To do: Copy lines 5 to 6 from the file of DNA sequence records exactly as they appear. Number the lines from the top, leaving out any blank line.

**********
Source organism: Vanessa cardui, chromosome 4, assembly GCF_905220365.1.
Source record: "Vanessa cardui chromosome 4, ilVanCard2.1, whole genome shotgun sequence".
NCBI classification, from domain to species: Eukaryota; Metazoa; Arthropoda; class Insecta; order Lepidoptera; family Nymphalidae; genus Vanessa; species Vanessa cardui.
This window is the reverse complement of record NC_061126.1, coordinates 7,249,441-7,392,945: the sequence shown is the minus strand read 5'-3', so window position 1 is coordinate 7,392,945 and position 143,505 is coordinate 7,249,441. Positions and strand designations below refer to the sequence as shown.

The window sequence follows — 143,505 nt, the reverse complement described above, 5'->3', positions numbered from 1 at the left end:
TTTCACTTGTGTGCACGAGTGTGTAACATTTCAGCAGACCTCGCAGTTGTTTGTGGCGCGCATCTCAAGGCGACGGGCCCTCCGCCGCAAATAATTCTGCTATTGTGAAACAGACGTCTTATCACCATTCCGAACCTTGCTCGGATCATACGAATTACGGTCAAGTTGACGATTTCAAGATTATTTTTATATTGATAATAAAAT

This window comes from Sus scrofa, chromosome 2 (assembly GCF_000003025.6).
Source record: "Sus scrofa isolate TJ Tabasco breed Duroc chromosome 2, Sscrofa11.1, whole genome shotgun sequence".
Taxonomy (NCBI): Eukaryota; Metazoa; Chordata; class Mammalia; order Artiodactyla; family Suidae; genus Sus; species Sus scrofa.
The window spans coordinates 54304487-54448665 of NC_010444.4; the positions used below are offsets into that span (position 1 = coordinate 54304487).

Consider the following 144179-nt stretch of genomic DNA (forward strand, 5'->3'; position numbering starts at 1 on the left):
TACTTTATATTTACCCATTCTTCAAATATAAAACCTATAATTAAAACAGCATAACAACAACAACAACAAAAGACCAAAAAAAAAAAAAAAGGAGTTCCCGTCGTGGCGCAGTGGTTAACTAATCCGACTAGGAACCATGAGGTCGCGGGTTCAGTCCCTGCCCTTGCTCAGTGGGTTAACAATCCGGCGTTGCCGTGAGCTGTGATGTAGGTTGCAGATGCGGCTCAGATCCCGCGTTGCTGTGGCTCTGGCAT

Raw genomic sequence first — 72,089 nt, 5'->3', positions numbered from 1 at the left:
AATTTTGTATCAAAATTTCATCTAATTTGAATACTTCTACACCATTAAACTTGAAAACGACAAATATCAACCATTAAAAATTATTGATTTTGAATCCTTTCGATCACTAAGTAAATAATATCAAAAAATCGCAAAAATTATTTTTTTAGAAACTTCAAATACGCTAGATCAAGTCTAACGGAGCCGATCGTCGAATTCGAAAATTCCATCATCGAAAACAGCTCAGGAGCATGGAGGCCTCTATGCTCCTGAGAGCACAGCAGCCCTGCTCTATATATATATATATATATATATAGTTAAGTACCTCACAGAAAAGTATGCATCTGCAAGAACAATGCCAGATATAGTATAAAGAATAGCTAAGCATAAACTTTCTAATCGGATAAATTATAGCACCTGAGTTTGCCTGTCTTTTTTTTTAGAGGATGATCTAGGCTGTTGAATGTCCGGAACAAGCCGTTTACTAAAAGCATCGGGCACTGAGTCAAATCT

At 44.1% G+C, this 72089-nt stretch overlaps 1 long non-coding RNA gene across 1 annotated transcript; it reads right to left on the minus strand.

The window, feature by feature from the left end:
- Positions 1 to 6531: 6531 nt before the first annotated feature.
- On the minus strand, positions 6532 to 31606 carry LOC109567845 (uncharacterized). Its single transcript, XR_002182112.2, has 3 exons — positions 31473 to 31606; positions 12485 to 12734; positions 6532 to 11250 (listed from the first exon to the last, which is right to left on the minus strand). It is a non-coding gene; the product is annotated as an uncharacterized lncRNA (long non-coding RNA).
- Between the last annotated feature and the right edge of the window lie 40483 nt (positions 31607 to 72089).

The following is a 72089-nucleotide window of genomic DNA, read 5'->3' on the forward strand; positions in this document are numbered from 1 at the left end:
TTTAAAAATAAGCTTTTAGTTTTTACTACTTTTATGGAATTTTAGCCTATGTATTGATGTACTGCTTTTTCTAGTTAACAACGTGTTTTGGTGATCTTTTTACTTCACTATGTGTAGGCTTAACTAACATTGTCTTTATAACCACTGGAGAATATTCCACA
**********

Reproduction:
The window sequence follows — 143,505 nt, the reverse complement described above, 5'->3', positions numbered from 1 at the left end:
TTTCACTTGTGTGCACGAGTGTGTAACATTTCAGCAGACCTCGCAGTTGTTTGTGGCGCGCATCTCAAGGCGACGGGCCCTCCGCCGCAAATAATTCTGCTATTGTGAAACAGACGTCTTATCACCATTCCGAACCTTGCTCGGATCATACGAATTACGGTCAAGTTGACGATTTCAAGATTATTTTTATATTGATAATAAAAT